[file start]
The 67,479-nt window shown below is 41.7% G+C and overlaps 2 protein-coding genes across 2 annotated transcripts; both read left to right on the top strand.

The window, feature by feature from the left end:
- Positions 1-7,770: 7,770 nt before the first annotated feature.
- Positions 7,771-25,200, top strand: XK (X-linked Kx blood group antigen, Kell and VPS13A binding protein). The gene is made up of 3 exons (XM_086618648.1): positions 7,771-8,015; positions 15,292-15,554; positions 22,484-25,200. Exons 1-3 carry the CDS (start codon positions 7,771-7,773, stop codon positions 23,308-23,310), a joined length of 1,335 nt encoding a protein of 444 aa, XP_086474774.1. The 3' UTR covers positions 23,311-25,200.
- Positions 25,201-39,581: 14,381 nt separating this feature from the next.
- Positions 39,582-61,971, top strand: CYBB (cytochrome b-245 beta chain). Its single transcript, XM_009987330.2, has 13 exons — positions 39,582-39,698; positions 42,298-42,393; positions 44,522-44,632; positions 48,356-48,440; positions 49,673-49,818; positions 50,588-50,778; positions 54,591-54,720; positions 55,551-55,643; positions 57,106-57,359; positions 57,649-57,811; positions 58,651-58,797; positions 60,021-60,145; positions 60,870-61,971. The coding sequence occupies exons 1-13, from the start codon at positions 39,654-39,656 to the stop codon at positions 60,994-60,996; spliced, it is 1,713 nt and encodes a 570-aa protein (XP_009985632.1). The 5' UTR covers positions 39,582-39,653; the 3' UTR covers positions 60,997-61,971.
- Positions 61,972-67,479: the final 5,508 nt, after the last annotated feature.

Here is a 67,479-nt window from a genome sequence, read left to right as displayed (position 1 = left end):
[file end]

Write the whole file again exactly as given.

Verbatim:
The 67,479-nt window shown below is 41.7% G+C and overlaps 2 protein-coding genes across 2 annotated transcripts; both read left to right on the top strand.

The window, feature by feature from the left end:
- Positions 1-7,770: 7,770 nt before the first annotated feature.
- Positions 7,771-25,200, top strand: XK (X-linked Kx blood group antigen, Kell and VPS13A binding protein). The gene is made up of 3 exons (XM_086618648.1): positions 7,771-8,015; positions 15,292-15,554; positions 22,484-25,200. Exons 1-3 carry the CDS (start codon positions 7,771-7,773, stop codon positions 23,308-23,310), a joined length of 1,335 nt encoding a protein of 444 aa, XP_086474774.1. The 3' UTR covers positions 23,311-25,200.
- Positions 25,201-39,581: 14,381 nt separating this feature from the next.
- Positions 39,582-61,971, top strand: CYBB (cytochrome b-245 beta chain). Its single transcript, XM_009987330.2, has 13 exons — positions 39,582-39,698; positions 42,298-42,393; positions 44,522-44,632; positions 48,356-48,440; positions 49,673-49,818; positions 50,588-50,778; positions 54,591-54,720; positions 55,551-55,643; positions 57,106-57,359; positions 57,649-57,811; positions 58,651-58,797; positions 60,021-60,145; positions 60,870-61,971. The coding sequence occupies exons 1-13, from the start codon at positions 39,654-39,656 to the stop codon at positions 60,994-60,996; spliced, it is 1,713 nt and encodes a 570-aa protein (XP_009985632.1). The 5' UTR covers positions 39,582-39,653; the 3' UTR covers positions 60,997-61,971.
- Positions 61,972-67,479: the final 5,508 nt, after the last annotated feature.

Here is a 67,479-nt window from a genome sequence, read left to right as displayed (position 1 = left end):